So, I’ll say, let’s have coffee and we’ll go to a small café on a side-street in Italy or Spain or Portugal or France, somewhere far enough south that even in December we’ll sit at an outside table in our coats and catch a little sunshine. I’ll order an espresso and I’ll be wearing a beautifully tailored navy blue coat which will fit me perfectly. My scarf will be red and tied in an effortlessly trendsetting knot. My hair will fall deliciously, of course, because I will have found the most skillful hairdresser alive who will barely glance at me or what I’m reading while she or he styles my locks.
I’ll tell you that I might not be able to see you for a while and I won’t mean to be elusive but, at the same time, I”ll tell you that explaining everything will be like the kiss of death. “It’s not you, it’s me,” I’ll say and the people sitting near to us will snigger into their cappuccinos, or roll their eyes or listen in a bit more closely. I’ll order more espresso, knowing that I’ll need it to ward off the encroaching sleepiness of the afternoon, even though it’s barely ten in the morning.
Inside my bag (a pre-loved, ethically-sourced, capacious leather number, possibly chocolate brown or a deep shade of mulberry), there’ll be a stack of pens (you know the ones I love), my drafts of work, my notebooks, my years of unfulfilled ideas. “I really shouldn’t be here at all,” I’ll say.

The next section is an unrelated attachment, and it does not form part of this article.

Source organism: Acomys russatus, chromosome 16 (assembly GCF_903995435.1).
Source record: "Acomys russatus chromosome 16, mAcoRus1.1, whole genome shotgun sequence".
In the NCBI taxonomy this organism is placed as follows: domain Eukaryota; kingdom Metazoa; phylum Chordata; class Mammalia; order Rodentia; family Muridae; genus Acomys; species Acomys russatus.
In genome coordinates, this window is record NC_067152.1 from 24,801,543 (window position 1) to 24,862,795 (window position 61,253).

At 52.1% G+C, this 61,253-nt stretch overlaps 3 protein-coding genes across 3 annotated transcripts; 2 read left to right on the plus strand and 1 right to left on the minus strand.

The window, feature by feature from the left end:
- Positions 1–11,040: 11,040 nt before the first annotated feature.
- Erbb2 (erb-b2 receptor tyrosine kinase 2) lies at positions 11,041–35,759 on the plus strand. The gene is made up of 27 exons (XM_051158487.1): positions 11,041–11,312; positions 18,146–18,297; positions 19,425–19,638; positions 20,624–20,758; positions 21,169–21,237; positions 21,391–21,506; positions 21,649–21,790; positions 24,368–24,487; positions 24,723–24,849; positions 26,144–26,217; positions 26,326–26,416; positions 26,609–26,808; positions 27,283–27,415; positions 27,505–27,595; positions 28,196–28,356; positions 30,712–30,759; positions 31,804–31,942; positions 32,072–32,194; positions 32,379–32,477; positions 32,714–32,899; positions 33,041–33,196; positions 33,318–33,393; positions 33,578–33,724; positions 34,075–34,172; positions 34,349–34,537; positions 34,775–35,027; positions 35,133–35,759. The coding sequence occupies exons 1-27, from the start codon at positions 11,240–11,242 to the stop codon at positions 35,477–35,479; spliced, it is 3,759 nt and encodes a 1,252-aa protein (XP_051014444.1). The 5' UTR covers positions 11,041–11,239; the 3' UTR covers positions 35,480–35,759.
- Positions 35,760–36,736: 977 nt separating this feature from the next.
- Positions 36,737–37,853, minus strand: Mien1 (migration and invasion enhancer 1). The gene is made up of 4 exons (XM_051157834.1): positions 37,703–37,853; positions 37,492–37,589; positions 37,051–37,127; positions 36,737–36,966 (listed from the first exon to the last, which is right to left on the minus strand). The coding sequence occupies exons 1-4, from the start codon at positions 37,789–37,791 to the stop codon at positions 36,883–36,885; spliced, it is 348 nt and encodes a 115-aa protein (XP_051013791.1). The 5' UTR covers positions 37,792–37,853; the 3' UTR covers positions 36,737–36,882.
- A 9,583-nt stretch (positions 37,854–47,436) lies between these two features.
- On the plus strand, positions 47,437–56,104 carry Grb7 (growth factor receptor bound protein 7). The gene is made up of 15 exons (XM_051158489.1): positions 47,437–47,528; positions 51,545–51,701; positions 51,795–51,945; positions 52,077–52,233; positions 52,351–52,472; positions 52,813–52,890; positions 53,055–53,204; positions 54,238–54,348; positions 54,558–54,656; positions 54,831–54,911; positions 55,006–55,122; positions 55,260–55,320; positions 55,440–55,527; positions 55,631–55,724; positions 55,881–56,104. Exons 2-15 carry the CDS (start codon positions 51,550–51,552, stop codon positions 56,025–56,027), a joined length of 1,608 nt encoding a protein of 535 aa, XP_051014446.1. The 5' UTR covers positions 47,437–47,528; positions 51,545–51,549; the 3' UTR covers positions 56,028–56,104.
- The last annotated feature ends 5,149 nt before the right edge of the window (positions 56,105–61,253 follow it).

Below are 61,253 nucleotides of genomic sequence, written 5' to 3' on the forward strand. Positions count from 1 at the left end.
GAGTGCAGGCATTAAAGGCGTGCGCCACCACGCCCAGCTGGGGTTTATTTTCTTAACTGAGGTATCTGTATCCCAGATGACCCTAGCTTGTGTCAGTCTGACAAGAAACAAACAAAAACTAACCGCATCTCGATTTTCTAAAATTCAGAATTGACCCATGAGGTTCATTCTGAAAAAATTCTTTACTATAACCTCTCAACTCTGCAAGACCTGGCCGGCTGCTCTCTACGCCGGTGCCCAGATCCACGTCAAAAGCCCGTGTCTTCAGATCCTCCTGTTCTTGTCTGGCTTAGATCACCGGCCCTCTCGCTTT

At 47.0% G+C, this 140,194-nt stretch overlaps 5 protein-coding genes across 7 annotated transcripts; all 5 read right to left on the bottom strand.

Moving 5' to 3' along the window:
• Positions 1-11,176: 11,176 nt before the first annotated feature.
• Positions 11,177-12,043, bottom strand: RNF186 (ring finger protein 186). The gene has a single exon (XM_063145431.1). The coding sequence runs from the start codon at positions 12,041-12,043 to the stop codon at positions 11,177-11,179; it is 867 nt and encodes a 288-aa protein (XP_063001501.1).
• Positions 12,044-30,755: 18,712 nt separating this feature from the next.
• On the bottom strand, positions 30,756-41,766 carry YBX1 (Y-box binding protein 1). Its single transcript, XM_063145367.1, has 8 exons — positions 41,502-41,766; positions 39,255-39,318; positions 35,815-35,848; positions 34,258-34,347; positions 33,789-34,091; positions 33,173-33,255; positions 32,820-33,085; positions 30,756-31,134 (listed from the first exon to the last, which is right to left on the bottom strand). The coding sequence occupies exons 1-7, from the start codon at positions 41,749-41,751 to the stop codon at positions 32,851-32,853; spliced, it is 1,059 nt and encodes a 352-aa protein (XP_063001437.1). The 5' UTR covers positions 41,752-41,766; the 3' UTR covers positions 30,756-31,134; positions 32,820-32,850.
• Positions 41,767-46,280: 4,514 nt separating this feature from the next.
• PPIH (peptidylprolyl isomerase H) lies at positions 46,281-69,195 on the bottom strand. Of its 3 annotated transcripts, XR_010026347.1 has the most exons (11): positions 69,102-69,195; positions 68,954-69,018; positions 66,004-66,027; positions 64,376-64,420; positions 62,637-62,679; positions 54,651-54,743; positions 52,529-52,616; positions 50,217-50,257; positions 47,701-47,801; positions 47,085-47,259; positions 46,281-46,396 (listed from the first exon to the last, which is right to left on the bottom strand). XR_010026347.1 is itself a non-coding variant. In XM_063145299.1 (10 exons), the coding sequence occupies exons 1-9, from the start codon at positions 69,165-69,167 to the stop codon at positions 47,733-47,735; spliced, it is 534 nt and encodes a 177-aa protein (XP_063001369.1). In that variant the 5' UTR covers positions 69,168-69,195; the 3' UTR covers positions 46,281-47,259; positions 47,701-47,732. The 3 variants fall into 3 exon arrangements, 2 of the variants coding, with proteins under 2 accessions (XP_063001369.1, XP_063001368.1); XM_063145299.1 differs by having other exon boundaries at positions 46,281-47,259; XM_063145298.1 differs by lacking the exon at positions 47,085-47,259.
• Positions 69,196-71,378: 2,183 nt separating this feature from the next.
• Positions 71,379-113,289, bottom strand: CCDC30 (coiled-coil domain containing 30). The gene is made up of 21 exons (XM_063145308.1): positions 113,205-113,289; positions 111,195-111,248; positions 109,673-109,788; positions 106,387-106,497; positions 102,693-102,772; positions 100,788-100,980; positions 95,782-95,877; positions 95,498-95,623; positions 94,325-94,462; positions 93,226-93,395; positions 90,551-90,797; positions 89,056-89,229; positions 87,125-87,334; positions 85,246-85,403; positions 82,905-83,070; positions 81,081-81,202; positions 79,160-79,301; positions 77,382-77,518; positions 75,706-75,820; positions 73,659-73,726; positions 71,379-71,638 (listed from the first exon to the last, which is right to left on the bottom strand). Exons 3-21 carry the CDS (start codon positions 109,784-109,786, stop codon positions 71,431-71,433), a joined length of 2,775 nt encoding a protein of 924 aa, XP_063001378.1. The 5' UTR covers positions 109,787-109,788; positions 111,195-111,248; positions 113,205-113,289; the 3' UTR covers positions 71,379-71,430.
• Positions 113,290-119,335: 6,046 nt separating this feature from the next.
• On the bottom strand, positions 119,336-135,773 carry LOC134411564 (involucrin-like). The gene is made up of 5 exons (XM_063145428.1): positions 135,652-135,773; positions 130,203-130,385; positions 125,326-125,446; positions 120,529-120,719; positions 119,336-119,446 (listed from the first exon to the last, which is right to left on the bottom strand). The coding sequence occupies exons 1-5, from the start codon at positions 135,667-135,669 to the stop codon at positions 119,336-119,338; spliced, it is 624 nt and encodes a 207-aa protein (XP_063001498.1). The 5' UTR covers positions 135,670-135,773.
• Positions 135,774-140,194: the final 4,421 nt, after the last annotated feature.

You’ll probably nod and mutter understanding sounds, believing nothing that I say but not minding because that’s your way. You’ll probably even pay the bill. (It’ll be in the days of good coffee being reasonable – we won’t go anywhere near the touristy areas). “Yes, go!” you’ll urge me, giving me a gentle shove (but not as a waspish motor scooter whizzes by).
And we’ll say goodbye and you’ll watch me leave, the jauntiness of good intentions in my tread. I won’t turn around but I sense you might just stay at our table and write. Because how else will I know where to find you?